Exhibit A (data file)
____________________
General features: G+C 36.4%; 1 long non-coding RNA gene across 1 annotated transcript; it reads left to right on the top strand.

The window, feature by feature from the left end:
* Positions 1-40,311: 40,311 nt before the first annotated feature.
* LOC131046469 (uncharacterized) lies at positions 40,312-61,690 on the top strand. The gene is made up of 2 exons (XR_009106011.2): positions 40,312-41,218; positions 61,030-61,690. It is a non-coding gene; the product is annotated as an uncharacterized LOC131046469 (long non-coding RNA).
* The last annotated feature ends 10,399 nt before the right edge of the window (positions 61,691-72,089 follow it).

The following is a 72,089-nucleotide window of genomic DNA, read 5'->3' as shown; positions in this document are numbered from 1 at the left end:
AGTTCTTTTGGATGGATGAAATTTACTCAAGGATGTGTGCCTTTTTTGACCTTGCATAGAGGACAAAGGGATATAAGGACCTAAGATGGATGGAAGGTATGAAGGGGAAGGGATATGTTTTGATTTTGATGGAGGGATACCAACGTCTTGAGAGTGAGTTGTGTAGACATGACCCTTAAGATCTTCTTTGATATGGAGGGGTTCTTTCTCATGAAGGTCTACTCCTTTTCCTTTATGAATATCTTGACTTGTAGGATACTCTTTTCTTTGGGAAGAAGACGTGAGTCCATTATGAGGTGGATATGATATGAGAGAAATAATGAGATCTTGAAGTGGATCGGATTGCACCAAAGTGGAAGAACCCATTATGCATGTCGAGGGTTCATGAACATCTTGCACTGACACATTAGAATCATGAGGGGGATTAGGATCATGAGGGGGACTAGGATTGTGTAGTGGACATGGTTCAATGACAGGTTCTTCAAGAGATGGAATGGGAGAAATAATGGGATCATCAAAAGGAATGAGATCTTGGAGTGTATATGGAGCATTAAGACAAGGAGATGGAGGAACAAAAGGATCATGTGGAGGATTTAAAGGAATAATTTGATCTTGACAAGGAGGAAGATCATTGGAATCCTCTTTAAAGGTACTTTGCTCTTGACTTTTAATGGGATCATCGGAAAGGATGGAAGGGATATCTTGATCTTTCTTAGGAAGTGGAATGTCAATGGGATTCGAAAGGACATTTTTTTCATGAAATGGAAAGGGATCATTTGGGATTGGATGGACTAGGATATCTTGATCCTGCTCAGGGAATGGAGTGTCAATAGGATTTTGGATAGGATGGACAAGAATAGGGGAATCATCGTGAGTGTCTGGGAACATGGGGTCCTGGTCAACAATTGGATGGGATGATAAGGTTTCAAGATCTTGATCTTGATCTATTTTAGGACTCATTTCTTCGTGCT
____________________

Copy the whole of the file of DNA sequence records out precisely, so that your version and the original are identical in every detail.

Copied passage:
General features: G+C 36.4%; 1 long non-coding RNA gene across 1 annotated transcript; it reads left to right on the top strand.

The window, feature by feature from the left end:
* Positions 1-40,311: 40,311 nt before the first annotated feature.
* LOC131046469 (uncharacterized) lies at positions 40,312-61,690 on the top strand. The gene is made up of 2 exons (XR_009106011.2): positions 40,312-41,218; positions 61,030-61,690. It is a non-coding gene; the product is annotated as an uncharacterized LOC131046469 (long non-coding RNA).
* The last annotated feature ends 10,399 nt before the right edge of the window (positions 61,691-72,089 follow it).

The following is a 72,089-nucleotide window of genomic DNA, read 5'->3' as shown; positions in this document are numbered from 1 at the left end:
AGTTCTTTTGGATGGATGAAATTTACTCAAGGATGTGTGCCTTTTTTGACCTTGCATAGAGGACAAAGGGATATAAGGACCTAAGATGGATGGAAGGTATGAAGGGGAAGGGATATGTTTTGATTTTGATGGAGGGATACCAACGTCTTGAGAGTGAGTTGTGTAGACATGACCCTTAAGATCTTCTTTGATATGGAGGGGTTCTTTCTCATGAAGGTCTACTCCTTTTCCTTTATGAATATCTTGACTTGTAGGATACTCTTTTCTTTGGGAAGAAGACGTGAGTCCATTATGAGGTGGATATGATATGAGAGAAATAATGAGATCTTGAAGTGGATCGGATTGCACCAAAGTGGAAGAACCCATTATGCATGTCGAGGGTTCATGAACATCTTGCACTGACACATTAGAATCATGAGGGGGATTAGGATCATGAGGGGGACTAGGATTGTGTAGTGGACATGGTTCAATGACAGGTTCTTCAAGAGATGGAATGGGAGAAATAATGGGATCATCAAAAGGAATGAGATCTTGGAGTGTATATGGAGCATTAAGACAAGGAGATGGAGGAACAAAAGGATCATGTGGAGGATTTAAAGGAATAATTTGATCTTGACAAGGAGGAAGATCATTGGAATCCTCTTTAAAGGTACTTTGCTCTTGACTTTTAATGGGATCATCGGAAAGGATGGAAGGGATATCTTGATCTTTCTTAGGAAGTGGAATGTCAATGGGATTCGAAAGGACATTTTTTTCATGAAATGGAAAGGGATCATTTGGGATTGGATGGACTAGGATATCTTGATCCTGCTCAGGGAATGGAGTGTCAATAGGATTTTGGATAGGATGGACAAGAATAGGGGAATCATCGTGAGTGTCTGGGAACATGGGGTCCTGGTCAACAATTGGATGGGATGATAAGGTTTCAAGATCTTGATCTTGATCTATTTTAGGACTCATTTCTTCGTGCT